The childcare problems in Labour’s in-tray

Childcare is one of the big issues facing the new Government and the next months are likely to see an escalation of the problems in the sector.

illustration showing mother and child walking home from school

 

Now that the election dust has settled a bit the work begins and the pressures, already high, will mount over the next months. One area where there is an urgent need for action is early years as the September deadline looms for the next phase of the extended free childcare roll-out. A large percentage of nurseries have been saying for months that they don’t have the places or the staff.

A recent report from Coram Family and Childcare found nearly six in 10 councils in England are not confident or are unsure whether they will have sufficient places to cope with the demand of the roll-out. It doesn’t finish in September either. The target is to offer all children of eligible working parents who are nine months old and up 30 hours of free childcare in term time by next autumn.

Labour has pledged to increase capacity by opening more nursery classes in schools. That has the added benefit of raising the status of nursery staff to a comparable level with teachers, something they have long striven for and which has been a factor in retention. Nursery staff, for instance, were reported to be very demoralised during Covid by not getting the same treatment and support as schools.

But even with that extra capacity [providing staff can be recruited], the bulk of places will still be among the private and voluntary sector and many parents will prefer those settings for their children rather than busy schools. So more needs to be done to support them and to make what is a highly responsible job more attractive – or to increase the UK’s talent pool through bringing in extra capacity from abroad, even if only in the short term. Recruitment is, of course, a massive issue across the entire care sector and, according to the CBI, there will soon be more people retiring than coming into the labour force each year. In such a scenario, the UK economy needs to retain women in the workforce, but in order to do so it needs to ensure there is affordable, quality childcare available.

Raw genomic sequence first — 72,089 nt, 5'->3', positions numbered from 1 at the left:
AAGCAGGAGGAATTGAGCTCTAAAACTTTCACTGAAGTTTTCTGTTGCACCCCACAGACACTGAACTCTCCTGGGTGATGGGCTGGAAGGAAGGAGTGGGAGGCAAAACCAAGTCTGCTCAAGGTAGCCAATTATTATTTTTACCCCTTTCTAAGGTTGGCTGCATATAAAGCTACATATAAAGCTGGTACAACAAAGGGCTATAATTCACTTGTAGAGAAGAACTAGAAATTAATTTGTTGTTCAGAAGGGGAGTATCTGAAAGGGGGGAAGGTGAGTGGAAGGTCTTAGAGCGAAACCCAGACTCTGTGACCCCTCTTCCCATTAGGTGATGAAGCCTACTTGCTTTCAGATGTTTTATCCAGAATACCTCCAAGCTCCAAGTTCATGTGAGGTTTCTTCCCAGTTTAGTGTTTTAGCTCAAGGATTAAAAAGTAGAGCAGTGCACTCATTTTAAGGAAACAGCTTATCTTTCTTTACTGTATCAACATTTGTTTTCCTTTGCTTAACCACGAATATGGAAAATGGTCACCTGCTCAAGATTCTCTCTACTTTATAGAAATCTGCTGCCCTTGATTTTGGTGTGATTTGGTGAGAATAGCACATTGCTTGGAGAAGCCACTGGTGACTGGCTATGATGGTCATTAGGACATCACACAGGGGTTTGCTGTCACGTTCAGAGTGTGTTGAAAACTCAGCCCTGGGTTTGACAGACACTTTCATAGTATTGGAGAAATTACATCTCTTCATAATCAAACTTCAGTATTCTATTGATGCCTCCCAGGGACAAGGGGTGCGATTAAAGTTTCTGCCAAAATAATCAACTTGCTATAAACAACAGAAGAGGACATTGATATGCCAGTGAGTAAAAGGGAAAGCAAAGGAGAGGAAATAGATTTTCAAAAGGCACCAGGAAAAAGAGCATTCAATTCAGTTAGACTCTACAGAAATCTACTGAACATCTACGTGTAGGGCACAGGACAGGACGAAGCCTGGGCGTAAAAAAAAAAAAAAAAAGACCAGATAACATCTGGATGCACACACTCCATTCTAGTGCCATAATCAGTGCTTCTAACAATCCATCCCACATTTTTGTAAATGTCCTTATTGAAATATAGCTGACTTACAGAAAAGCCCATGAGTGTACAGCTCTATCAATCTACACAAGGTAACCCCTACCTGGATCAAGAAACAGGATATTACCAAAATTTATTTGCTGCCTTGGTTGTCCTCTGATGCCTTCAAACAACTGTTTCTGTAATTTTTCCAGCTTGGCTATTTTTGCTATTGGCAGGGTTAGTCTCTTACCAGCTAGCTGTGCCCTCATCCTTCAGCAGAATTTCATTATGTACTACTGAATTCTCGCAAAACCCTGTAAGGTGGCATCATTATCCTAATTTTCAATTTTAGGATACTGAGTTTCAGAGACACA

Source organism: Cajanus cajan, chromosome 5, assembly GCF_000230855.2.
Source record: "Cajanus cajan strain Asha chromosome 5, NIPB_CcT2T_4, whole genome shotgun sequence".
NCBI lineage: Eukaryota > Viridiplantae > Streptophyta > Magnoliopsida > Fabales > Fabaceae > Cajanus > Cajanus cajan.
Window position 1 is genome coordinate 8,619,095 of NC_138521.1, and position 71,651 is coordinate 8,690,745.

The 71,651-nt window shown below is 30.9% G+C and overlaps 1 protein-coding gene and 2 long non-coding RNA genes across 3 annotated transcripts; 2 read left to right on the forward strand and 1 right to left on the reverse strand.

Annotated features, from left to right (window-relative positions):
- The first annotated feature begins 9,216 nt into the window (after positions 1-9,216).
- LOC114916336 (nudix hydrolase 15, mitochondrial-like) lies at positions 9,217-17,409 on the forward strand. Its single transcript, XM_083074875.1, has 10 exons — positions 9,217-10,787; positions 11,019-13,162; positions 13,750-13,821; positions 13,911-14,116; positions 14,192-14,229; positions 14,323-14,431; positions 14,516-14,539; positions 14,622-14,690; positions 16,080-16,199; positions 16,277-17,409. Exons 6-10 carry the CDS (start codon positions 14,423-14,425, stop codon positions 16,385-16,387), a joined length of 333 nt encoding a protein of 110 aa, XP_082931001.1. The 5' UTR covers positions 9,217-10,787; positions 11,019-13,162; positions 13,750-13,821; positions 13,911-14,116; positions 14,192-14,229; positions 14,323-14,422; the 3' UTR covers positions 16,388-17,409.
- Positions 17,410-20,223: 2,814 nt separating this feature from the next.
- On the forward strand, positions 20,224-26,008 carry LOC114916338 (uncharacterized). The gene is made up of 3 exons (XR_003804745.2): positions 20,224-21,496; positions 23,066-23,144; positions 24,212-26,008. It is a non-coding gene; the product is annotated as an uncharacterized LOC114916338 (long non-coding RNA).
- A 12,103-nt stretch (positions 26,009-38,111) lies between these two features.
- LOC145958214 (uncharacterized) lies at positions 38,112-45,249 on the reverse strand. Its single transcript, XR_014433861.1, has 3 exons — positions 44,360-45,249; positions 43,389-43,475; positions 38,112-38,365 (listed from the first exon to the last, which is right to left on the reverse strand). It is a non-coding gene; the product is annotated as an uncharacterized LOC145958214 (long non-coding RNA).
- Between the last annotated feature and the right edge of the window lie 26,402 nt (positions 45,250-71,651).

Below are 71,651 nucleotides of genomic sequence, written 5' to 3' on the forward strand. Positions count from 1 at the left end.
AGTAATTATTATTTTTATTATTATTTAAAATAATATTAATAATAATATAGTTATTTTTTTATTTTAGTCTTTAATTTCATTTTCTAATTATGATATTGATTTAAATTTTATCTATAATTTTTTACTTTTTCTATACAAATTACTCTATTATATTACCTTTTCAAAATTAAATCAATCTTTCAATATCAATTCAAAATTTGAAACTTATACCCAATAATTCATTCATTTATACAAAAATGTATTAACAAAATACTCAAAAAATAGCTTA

Look at South Korea – it has a huge problem with low birthrates because of the pressures facing working parents. Seoul’s Metropolitan Government has recently announced that it will provide incentives to small and midsize companies that support employee childbirth and childcare. The city government will implement a point system where companies can accumulate points by providing support. These points can be converted into benefits such as internship support to fill in for employees on parental leave. The mayor, Oh Se-hoon, said of the scheme: “Achieving a work-life balance and creating an environment supportive toward childbirth and childcare in small- and medium-sized enterprises, where the majority of young people work, are key to overcoming low birthrates.”

Several of Korea’s banks are also implementing optional so-called “parental resignation” programmes in an attempt to address the country’s low birth rate.  The parental resignation system can be used in addition to the existing two years of childcare leave, extending the total period of parental hiatus to a maximum of five years. 

Wraparound care

Labour has also promised to put free breakfast clubs in all primary schools in England. The Institute for Fiscal Studies agrees that this will be good for kids who are arriving at school with no breakfast. A good nutritional start to the day will help them to learn. But it is not so sure about the benefits for working parents. But, ask any parent who faces a long commute to work, and they will tell you that having a free breakfast club will definitely be a significant help. The point the IFS is making, however, is that after school clubs and holiday childcare are potentially much more effective in terms of helping parents to work and work longer hours. The report cites figures showing that, while more than one in four families with children aged 0–14 report wanting greater access to after-school clubs or leisure activities, and one in five cite challenges with childcare availability during school holidays, one in 12 would like to access more breakfast club provision.

The previous Government had stated that primary schoolchildren in England should be able to access wraparound childcare from 8am to 6pm by 2026. The first tranche of funding to this aim was announced late last year. But, once again, achieving this goal is not just about additional funding. One of the key challenges is parents’ ability to pay for the care provided. Creative thinking is needed and parents need to be included in the mix.



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